In December last year, Kameny was seated in the front row as 'Don't Ask, Don't Tell' repeal was signed into law, and last May, his papers went on display at the Library of Congress for the first time.

Kameny came out at a time when it was not only extremely brave, but dangerous, and sacrificed much in the process. May he rest in peace.

Watch Kameny talk to AARP and the Washington Blade about activism and his role in the beginning of the gay rights movement, AFTER THE JUMP...

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'The Lavender Scare' Documents Government's Witch Hunt Against Gays in the 50's and 60's: TRAILER


A new documentary in production documents the government's 'witch hunts' of the 50's and 60's and efforts by early gay activists like Frank Kameny to put a stop to them.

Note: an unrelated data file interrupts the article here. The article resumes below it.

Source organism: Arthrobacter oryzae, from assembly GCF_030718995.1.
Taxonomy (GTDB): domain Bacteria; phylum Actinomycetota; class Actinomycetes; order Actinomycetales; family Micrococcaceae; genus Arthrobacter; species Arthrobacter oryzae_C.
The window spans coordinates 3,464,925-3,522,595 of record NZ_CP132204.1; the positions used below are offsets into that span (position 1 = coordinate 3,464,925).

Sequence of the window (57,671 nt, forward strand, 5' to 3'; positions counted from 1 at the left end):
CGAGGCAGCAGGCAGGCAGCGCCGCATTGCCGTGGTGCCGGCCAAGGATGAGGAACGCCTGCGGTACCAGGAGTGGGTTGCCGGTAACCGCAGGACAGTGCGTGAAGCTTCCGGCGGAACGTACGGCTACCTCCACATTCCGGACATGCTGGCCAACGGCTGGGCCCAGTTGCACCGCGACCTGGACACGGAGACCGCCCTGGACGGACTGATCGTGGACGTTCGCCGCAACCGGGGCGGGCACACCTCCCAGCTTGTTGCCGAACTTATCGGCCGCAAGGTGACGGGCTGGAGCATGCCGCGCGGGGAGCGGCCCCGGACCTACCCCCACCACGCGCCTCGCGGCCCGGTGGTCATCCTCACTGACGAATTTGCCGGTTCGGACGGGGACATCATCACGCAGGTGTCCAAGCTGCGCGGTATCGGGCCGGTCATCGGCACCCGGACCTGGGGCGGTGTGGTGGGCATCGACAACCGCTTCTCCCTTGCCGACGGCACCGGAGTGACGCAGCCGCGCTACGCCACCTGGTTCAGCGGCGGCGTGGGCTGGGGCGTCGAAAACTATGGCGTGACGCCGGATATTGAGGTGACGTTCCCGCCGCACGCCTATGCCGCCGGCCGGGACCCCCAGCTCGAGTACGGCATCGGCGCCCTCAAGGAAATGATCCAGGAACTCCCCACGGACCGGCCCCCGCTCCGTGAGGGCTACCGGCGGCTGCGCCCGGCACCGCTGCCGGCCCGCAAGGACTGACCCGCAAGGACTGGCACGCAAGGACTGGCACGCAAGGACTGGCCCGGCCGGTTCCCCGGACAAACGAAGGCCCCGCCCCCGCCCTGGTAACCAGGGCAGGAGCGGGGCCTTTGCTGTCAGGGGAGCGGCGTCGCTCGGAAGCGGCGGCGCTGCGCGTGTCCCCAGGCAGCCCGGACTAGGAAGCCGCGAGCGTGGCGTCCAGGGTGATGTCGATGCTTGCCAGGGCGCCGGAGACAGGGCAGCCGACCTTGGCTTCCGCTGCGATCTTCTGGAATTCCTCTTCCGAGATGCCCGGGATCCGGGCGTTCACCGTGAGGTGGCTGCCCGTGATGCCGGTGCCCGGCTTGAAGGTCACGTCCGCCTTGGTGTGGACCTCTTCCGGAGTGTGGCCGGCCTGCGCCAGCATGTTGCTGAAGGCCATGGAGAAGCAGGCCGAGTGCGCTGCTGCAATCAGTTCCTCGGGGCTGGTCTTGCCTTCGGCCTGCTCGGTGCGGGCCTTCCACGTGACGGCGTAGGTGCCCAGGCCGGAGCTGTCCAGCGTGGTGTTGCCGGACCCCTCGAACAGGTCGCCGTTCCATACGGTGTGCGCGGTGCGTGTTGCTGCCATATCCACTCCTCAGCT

K Write the filmmakers:

The Lavender Scare is the first feature-length documentary film to tell the story of the U.S. government's ruthless campaign in the 1950s and '60s to hunt down and fire every Federal employee it suspected was gay.

While the McCarthy Era is remembered as the time of the Red Scare, the headline-grabbing hunt for Communists in the United States, it was the Lavender Scare, a vicious and vehement purge of homosexuals, which lasted longer and ruined many more lives.

Before it was over, more than 10,000 Federal employees lost their jobs. Based on the award-winning book by historian David K. Johnson, The Lavender Scare shines a light on a chapter of American history that has never received the attention it deserves.

It examines the tactics used by the government to identify homosexuals, and takes audiences inside interrogation rooms where gay men and women were subjected to grueling questioning. These stories are told through the first-hand accounts of the people who experienced them.

Watch a first trailer, AFTER THE JUMP...

Continue reading "'The Lavender Scare' Documents Government's Witch Hunt Against Gays in the 50's and 60's: TRAILER" »